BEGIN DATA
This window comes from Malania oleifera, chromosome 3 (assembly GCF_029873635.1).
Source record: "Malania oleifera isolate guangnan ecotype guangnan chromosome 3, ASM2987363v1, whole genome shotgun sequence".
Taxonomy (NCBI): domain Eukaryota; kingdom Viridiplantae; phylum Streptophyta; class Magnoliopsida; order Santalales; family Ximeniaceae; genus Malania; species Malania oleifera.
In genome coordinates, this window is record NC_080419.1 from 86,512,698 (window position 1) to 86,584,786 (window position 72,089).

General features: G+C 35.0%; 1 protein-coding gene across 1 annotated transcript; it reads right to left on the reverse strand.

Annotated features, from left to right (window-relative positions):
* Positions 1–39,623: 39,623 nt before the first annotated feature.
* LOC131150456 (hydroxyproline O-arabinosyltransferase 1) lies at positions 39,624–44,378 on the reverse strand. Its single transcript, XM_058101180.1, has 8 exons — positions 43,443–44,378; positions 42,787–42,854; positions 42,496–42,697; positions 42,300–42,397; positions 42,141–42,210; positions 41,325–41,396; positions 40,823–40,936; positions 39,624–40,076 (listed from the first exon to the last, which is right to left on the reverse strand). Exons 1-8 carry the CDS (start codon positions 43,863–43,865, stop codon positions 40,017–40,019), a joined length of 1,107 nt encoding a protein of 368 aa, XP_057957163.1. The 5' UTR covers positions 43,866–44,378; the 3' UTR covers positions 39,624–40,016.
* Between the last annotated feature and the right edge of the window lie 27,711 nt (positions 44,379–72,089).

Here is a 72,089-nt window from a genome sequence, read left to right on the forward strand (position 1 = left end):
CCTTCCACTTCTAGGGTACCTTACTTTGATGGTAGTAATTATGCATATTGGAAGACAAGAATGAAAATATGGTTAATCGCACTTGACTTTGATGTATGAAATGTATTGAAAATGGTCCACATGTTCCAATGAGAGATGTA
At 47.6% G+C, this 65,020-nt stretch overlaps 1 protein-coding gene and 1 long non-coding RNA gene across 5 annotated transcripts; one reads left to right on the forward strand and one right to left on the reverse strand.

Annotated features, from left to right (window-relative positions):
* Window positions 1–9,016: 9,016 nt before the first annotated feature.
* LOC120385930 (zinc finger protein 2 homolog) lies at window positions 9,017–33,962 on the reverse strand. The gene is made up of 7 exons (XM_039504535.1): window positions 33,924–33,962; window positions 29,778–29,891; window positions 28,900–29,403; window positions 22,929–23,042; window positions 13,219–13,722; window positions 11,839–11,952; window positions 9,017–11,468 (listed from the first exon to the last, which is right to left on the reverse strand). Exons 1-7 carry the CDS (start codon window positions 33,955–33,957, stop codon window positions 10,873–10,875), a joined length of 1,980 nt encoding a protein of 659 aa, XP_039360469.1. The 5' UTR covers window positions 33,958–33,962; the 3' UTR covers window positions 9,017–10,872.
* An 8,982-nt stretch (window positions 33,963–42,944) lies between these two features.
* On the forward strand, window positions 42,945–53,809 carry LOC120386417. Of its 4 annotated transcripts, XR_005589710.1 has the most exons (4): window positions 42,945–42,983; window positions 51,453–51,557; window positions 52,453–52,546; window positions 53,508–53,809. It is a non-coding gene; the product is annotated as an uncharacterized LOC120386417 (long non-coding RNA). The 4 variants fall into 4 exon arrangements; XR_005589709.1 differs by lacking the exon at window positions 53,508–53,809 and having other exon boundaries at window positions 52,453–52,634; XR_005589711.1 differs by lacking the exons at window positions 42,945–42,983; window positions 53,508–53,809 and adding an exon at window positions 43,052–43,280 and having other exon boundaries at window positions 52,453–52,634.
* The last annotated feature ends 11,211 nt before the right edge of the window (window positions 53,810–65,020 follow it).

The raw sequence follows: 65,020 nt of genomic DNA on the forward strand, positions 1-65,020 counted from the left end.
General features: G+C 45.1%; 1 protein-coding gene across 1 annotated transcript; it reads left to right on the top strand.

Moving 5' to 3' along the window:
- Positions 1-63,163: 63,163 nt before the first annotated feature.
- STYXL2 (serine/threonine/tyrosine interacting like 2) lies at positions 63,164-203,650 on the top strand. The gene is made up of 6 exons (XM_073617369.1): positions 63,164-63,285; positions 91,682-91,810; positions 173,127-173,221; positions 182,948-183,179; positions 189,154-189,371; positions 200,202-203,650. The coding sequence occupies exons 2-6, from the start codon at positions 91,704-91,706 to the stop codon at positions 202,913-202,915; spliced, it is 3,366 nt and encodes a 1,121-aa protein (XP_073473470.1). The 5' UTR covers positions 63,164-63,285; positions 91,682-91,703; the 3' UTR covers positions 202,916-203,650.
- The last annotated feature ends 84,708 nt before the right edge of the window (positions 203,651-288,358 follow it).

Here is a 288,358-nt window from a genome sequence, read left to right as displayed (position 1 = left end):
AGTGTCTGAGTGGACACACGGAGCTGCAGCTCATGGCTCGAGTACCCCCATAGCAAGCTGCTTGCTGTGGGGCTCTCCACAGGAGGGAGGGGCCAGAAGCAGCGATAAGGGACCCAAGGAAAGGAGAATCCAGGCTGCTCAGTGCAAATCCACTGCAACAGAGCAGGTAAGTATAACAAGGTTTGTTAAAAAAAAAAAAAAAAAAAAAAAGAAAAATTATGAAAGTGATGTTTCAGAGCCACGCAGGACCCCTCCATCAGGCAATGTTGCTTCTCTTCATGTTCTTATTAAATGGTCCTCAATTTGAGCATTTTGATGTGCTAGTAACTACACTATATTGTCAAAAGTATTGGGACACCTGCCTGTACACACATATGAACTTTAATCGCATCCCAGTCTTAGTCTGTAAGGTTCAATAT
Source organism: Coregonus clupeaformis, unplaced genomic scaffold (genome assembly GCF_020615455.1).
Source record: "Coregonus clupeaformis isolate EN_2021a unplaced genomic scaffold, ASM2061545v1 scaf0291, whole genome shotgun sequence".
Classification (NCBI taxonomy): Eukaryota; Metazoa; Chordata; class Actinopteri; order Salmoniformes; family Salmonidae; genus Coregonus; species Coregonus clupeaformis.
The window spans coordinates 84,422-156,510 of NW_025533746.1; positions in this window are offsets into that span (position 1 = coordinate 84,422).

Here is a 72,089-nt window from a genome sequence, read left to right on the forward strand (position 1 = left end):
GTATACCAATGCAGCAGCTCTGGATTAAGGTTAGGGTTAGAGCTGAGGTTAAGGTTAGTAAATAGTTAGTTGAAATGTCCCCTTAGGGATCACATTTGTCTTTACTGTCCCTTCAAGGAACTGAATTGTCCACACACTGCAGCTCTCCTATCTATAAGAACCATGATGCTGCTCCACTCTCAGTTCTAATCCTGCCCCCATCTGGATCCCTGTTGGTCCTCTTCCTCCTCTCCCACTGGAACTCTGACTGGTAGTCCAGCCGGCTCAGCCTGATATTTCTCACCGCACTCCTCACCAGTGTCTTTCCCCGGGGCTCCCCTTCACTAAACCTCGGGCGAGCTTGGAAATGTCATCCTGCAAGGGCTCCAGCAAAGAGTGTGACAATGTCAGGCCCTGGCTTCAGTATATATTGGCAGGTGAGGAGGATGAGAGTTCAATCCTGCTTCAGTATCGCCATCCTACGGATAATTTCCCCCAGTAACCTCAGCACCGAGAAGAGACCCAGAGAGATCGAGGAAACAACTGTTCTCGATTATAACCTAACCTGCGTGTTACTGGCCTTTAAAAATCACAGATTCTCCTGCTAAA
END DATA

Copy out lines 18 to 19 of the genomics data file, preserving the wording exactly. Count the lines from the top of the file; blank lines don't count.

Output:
* The last annotated feature ends 11,211 nt before the right edge of the window (window positions 53,810–65,020 follow it).

The raw sequence follows: 65,020 nt of genomic DNA on the forward strand, positions 1-65,020 counted from the left end.